Individual students use the wall in a similar way. Just like with the sensory room, students who participate in this space on a regular basis are working on a social and emotional goal or have an individualized education program. Students’ needs are ever evolving, and in order to support their SEL goals, we’re currently in the process of creating a very small sensory room for our Tier 2 and 3 students (with ESSER funds).
In addition to our sensory wall, the small sensory room will provide a space for the students to self-regulate. While the wall is more sensory seeking, the room will function as more of a creative expression space. It will have a swing, a noise machine, an art cart with art items and sensory items, and a small desk. Students will use this room independently as a way to quietly reflect on their feelings, create, and self-regulate.
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Inside hospitals and patient rooms, innovators apply healthcare technology in pursuit of improved patient care and patient experiences. Samsung and its partners have created smart solutions for hospital patient rooms, integrating mobile tablets and display technology with cloud-based healthcare apps. Hospitals can use these technologies to increase their engagement with patients and enhance their clinicians’ workflow — ultimately improving average patient outcomes.Bedside tablets connect patients to care and services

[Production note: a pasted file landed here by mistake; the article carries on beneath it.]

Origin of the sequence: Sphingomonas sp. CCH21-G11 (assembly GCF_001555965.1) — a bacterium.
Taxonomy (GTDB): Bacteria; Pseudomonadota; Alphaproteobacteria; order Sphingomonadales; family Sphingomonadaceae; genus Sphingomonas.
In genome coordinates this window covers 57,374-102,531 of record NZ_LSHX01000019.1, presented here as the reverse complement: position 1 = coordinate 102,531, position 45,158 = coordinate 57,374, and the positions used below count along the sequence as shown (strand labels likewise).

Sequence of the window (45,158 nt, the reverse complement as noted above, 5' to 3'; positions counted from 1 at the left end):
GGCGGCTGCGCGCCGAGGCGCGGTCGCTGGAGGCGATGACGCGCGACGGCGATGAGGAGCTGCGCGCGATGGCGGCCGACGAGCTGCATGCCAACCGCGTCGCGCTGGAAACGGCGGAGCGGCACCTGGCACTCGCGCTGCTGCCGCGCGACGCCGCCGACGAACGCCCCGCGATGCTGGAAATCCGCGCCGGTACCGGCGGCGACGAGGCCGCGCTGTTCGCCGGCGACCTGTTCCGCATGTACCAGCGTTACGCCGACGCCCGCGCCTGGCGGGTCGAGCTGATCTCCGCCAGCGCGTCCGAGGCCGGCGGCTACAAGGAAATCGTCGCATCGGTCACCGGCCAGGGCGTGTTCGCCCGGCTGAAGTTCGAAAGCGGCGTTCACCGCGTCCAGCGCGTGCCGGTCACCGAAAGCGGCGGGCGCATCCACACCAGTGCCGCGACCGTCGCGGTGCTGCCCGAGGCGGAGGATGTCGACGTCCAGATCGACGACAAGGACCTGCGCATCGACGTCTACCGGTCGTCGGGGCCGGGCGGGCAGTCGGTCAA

By giving patients mobile tablets to use at their bedside, hospitals can offer better access to care, educational resources and entertainment. Providers like Oneview and Equiva offer tablet-based solutions that equip patients with multipurpose technology on familiar Samsung Galaxy tablets.
Patients can view their records and prescriptions, see who’s on their care team and communicate with nurses, doctors and other hospital staff. Rather than summoning a nurse for nonmedical needs, like housekeeping and meal service, patients can use the tablet to request those services directly, freeing medical staff to focus on medical care.